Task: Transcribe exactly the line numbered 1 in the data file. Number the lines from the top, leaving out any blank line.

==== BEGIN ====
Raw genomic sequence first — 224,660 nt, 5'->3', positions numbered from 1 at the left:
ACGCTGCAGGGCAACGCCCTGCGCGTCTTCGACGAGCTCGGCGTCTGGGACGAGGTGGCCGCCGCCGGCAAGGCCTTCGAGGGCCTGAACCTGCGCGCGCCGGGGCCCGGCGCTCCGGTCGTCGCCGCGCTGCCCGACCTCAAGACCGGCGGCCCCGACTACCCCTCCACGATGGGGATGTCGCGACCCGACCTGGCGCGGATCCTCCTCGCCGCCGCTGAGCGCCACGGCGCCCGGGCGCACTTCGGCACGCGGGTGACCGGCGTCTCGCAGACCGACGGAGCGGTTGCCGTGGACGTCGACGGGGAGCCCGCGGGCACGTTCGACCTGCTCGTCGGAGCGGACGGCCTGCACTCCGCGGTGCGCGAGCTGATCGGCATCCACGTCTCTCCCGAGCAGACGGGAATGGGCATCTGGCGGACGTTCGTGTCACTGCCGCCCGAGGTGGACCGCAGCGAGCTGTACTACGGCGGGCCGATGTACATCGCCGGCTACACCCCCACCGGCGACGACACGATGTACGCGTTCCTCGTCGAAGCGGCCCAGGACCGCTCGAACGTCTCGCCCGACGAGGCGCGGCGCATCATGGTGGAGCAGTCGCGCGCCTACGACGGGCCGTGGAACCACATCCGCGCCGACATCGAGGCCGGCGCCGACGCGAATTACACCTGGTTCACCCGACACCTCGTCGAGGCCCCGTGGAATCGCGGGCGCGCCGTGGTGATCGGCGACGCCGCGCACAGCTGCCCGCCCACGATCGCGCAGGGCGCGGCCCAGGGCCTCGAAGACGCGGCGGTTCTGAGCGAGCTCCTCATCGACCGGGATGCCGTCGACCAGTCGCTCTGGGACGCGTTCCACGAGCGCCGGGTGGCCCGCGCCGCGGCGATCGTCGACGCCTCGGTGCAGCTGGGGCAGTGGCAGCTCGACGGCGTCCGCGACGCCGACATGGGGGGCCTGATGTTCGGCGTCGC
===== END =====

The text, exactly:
Raw genomic sequence first — 224,660 nt, 5'->3', positions numbered from 1 at the left: